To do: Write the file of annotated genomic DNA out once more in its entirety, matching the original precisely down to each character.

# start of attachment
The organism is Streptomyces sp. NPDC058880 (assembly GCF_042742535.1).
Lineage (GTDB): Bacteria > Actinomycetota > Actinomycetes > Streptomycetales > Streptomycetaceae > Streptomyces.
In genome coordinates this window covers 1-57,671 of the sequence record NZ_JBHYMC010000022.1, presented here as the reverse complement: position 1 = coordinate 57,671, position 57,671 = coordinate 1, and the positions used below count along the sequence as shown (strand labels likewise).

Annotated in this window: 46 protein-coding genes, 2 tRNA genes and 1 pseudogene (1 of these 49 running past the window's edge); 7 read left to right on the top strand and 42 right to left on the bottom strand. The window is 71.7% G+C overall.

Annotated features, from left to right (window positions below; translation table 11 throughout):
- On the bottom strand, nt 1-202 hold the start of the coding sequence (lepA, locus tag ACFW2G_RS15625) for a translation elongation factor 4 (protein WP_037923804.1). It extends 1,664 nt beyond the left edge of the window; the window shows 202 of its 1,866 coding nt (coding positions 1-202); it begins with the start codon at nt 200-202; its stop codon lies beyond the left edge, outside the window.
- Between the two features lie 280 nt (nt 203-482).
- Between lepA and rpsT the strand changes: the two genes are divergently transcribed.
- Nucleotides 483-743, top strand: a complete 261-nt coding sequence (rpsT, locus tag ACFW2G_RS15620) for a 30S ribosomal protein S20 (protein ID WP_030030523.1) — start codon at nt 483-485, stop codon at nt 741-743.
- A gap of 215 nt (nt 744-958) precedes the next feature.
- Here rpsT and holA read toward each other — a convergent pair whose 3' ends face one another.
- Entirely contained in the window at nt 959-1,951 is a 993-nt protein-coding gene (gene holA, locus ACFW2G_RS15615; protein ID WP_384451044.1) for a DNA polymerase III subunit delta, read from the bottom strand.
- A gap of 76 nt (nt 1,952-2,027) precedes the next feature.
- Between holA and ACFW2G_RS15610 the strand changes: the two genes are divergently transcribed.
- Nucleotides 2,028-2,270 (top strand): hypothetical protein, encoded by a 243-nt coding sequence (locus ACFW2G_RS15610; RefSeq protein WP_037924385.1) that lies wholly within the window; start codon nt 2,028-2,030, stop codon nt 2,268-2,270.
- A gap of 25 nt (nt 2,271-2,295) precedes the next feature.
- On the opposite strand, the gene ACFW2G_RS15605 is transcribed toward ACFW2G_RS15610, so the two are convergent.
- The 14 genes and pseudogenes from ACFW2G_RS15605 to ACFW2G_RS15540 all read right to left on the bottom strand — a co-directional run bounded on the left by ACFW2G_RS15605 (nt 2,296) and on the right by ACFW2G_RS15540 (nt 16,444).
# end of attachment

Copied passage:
The organism is Streptomyces sp. NPDC058880 (assembly GCF_042742535.1).
Lineage (GTDB): Bacteria > Actinomycetota > Actinomycetes > Streptomycetales > Streptomycetaceae > Streptomyces.
In genome coordinates this window covers 1-57,671 of the sequence record NZ_JBHYMC010000022.1, presented here as the reverse complement: position 1 = coordinate 57,671, position 57,671 = coordinate 1, and the positions used below count along the sequence as shown (strand labels likewise).

Annotated in this window: 46 protein-coding genes, 2 tRNA genes and 1 pseudogene (1 of these 49 running past the window's edge); 7 read left to right on the top strand and 42 right to left on the bottom strand. The window is 71.7% G+C overall.

Annotated features, from left to right (window positions below; translation table 11 throughout):
- On the bottom strand, nt 1-202 hold the start of the coding sequence (lepA, locus tag ACFW2G_RS15625) for a translation elongation factor 4 (protein WP_037923804.1). It extends 1,664 nt beyond the left edge of the window; the window shows 202 of its 1,866 coding nt (coding positions 1-202); it begins with the start codon at nt 200-202; its stop codon lies beyond the left edge, outside the window.
- Between the two features lie 280 nt (nt 203-482).
- Between lepA and rpsT the strand changes: the two genes are divergently transcribed.
- Nucleotides 483-743, top strand: a complete 261-nt coding sequence (rpsT, locus tag ACFW2G_RS15620) for a 30S ribosomal protein S20 (protein ID WP_030030523.1) — start codon at nt 483-485, stop codon at nt 741-743.
- A gap of 215 nt (nt 744-958) precedes the next feature.
- Here rpsT and holA read toward each other — a convergent pair whose 3' ends face one another.
- Entirely contained in the window at nt 959-1,951 is a 993-nt protein-coding gene (gene holA, locus ACFW2G_RS15615; protein ID WP_384451044.1) for a DNA polymerase III subunit delta, read from the bottom strand.
- A gap of 76 nt (nt 1,952-2,027) precedes the next feature.
- Between holA and ACFW2G_RS15610 the strand changes: the two genes are divergently transcribed.
- Nucleotides 2,028-2,270 (top strand): hypothetical protein, encoded by a 243-nt coding sequence (locus ACFW2G_RS15610; RefSeq protein WP_037924385.1) that lies wholly within the window; start codon nt 2,028-2,030, stop codon nt 2,268-2,270.
- A gap of 25 nt (nt 2,271-2,295) precedes the next feature.
- On the opposite strand, the gene ACFW2G_RS15605 is transcribed toward ACFW2G_RS15610, so the two are convergent.
- The 14 genes and pseudogenes from ACFW2G_RS15605 to ACFW2G_RS15540 all read right to left on the bottom strand — a co-directional run bounded on the left by ACFW2G_RS15605 (nt 2,296) and on the right by ACFW2G_RS15540 (nt 16,444).